Land grab bill sneaks through

July 1, 1993

Land grab bill sneaks through

By Joe Baker, Senior Editor

The U.S. House closed its lame duck session last Friday, but not before one last nasty trick on American taxpayers. Nearly all the congressmen had gone back to their home districts, yet there was “unanimous consent” on S.B. 990.

Sponsored by Sen. Bob Smith, R-New Hampshire and Rep. Jim Hansen, R-Utah, this bill was brought to a vote at 2:35 a.m.

At the end of 2001, according to AllSouthwest News Service, four days before Christmas, the Senate passed S.B. 990 at 11:45 p.m. with only three senators present. Again, there was no hearing, no debate and no vote—just unanimous consent.

The bill is known as the Condemnation and Relocation Act. All Southwest News terms the latest version “Son of CARA.”

The news service says the measure will worsen the Endangered Species Act; allow seizure of private property (much like quick take); give cash to environmental extremists and animal rights groups; and distribute $25 million to foreign countries for land acquisition.

This year, the two legislative chambers approved different versions of the same bill. The Senate must vote on the newly passed House version to give it final approval.

Why are the two sponsors trying to ram this bill through at the last possible minute? AllSouthwest News says both are leaving Congress this year and they have slipped provisions into the legislation that are not taxpayer-friendly.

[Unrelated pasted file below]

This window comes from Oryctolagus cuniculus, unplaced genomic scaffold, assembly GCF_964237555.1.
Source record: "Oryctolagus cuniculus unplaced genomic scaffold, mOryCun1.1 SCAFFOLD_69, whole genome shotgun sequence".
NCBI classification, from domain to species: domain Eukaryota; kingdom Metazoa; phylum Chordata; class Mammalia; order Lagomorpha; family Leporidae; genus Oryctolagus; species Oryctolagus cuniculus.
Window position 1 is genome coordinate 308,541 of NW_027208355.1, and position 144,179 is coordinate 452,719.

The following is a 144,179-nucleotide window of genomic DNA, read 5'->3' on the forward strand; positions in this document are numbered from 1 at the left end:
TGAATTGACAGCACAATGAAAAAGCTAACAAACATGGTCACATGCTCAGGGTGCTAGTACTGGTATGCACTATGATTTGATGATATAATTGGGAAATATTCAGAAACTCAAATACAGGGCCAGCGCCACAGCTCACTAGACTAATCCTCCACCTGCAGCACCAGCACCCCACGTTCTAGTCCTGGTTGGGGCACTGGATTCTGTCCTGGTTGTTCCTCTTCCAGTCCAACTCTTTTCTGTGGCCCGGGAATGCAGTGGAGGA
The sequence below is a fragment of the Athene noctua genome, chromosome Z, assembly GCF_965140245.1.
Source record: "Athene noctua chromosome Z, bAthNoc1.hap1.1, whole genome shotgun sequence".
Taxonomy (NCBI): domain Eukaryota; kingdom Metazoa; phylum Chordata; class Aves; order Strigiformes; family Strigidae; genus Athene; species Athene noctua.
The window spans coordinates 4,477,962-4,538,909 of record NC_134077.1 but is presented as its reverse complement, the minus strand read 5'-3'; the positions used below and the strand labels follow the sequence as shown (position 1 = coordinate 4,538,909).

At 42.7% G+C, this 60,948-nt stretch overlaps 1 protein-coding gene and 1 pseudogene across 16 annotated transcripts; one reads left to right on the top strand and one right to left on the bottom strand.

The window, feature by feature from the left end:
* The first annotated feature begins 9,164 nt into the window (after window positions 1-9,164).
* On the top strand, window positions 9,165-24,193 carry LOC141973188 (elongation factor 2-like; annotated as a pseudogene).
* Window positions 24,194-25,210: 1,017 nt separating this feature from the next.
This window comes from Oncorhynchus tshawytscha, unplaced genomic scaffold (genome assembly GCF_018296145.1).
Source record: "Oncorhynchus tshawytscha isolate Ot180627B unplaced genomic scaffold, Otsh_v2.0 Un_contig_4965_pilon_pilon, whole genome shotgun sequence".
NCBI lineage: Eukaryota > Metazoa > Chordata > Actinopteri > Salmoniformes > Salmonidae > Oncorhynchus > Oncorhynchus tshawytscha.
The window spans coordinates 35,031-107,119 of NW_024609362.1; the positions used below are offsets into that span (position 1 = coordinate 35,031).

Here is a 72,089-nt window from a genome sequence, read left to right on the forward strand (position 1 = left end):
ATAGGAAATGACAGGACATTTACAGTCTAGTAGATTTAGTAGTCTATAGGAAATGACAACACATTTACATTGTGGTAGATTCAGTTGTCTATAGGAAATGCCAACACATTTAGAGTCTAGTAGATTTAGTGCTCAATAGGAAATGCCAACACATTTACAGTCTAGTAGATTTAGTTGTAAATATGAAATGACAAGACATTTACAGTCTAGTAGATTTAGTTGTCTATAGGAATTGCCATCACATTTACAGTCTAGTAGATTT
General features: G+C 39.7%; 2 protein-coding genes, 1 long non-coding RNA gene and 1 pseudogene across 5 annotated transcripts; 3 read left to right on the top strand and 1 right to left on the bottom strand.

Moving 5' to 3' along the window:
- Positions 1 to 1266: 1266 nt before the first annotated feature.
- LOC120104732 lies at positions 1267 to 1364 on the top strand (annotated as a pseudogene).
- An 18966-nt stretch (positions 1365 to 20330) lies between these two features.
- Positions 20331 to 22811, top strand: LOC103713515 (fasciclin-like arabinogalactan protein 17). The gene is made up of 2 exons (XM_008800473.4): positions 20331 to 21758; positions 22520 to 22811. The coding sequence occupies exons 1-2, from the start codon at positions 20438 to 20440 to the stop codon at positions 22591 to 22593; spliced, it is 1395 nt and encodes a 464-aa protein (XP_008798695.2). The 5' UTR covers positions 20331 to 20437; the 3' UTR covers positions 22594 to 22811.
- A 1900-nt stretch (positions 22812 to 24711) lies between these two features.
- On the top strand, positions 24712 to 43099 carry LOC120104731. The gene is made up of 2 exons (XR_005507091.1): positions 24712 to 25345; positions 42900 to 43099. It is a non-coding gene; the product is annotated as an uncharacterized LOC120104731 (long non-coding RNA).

On page 19, Sen. Smith included $9 million in grants to his home state for the Trust for Public Land to buy property that will cost $7 million, leaving a $2 million profit for a non-profit land trust.

Rep. Hansen, on page 49 of the bill, allocates $13 million for the James V. Hansen Shoshone Trail and on page 52 he includes $11 million for the Bear River Visitor Center, which also will be named after him.

In addition, the bill adds a new category to the Endangered Species Act called “species at risk.” “It provides up to $150 million a year to environmental groups, with no restriction on animal rights organizations drawing funds, to enforce this new category.

It provides $50 million annually to the states for “cooperative conservation” plans that include property acquisition but puts no limits on condemnation powers.

There’s also $50 million for shrubland and grassland conservation with environmental organizations eligible for the money. Grass and shrubs are defined as just that—grass and shrubs and areas “historically dominated” by grass and shrubs as well as stating areas that, if restored to grassland or shrubland, would have the potential to be habitat for endangered species, threatened species or species at risk. That’s almost every bit of this country outside desert areas.

AllSouthwest News is asking its readers to contact their senators and urge them to request a hold on this measure.

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